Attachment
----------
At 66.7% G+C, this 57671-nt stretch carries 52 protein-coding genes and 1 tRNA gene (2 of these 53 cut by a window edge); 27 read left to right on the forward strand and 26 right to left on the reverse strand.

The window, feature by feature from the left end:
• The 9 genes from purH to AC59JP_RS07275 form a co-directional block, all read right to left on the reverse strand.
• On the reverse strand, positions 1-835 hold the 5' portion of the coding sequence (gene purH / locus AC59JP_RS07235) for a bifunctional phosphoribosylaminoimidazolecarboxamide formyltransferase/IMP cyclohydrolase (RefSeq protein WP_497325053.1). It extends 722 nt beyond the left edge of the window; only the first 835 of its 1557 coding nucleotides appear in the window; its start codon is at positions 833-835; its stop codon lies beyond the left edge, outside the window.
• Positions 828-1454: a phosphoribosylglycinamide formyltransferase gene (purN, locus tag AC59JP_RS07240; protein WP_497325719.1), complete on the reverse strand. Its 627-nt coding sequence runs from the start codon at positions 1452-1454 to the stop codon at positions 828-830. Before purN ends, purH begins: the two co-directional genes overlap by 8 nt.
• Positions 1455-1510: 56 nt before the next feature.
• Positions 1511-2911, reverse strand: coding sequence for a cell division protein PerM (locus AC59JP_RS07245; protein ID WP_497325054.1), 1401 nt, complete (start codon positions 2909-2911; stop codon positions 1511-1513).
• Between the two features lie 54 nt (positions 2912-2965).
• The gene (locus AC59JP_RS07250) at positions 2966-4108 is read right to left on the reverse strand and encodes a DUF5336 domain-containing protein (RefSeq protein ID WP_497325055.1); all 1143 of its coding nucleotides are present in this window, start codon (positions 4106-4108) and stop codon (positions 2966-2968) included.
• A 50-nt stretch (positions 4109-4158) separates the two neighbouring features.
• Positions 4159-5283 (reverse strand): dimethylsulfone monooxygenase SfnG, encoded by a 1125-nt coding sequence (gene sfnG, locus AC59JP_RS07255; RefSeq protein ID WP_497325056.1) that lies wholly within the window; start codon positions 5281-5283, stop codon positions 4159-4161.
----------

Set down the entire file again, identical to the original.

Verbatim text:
At 66.7% G+C, this 57671-nt stretch carries 52 protein-coding genes and 1 tRNA gene (2 of these 53 cut by a window edge); 27 read left to right on the forward strand and 26 right to left on the reverse strand.

The window, feature by feature from the left end:
• The 9 genes from purH to AC59JP_RS07275 form a co-directional block, all read right to left on the reverse strand.
• On the reverse strand, positions 1-835 hold the 5' portion of the coding sequence (gene purH / locus AC59JP_RS07235) for a bifunctional phosphoribosylaminoimidazolecarboxamide formyltransferase/IMP cyclohydrolase (RefSeq protein WP_497325053.1). It extends 722 nt beyond the left edge of the window; only the first 835 of its 1557 coding nucleotides appear in the window; its start codon is at positions 833-835; its stop codon lies beyond the left edge, outside the window.
• Positions 828-1454: a phosphoribosylglycinamide formyltransferase gene (purN, locus tag AC59JP_RS07240; protein WP_497325719.1), complete on the reverse strand. Its 627-nt coding sequence runs from the start codon at positions 1452-1454 to the stop codon at positions 828-830. Before purN ends, purH begins: the two co-directional genes overlap by 8 nt.
• Positions 1455-1510: 56 nt before the next feature.
• Positions 1511-2911, reverse strand: coding sequence for a cell division protein PerM (locus AC59JP_RS07245; protein ID WP_497325054.1), 1401 nt, complete (start codon positions 2909-2911; stop codon positions 1511-1513).
• Between the two features lie 54 nt (positions 2912-2965).
• The gene (locus AC59JP_RS07250) at positions 2966-4108 is read right to left on the reverse strand and encodes a DUF5336 domain-containing protein (RefSeq protein ID WP_497325055.1); all 1143 of its coding nucleotides are present in this window, start codon (positions 4106-4108) and stop codon (positions 2966-2968) included.
• A 50-nt stretch (positions 4109-4158) separates the two neighbouring features.
• Positions 4159-5283 (reverse strand): dimethylsulfone monooxygenase SfnG, encoded by a 1125-nt coding sequence (gene sfnG, locus AC59JP_RS07255; RefSeq protein ID WP_497325056.1) that lies wholly within the window; start codon positions 5281-5283, stop codon positions 4159-4161.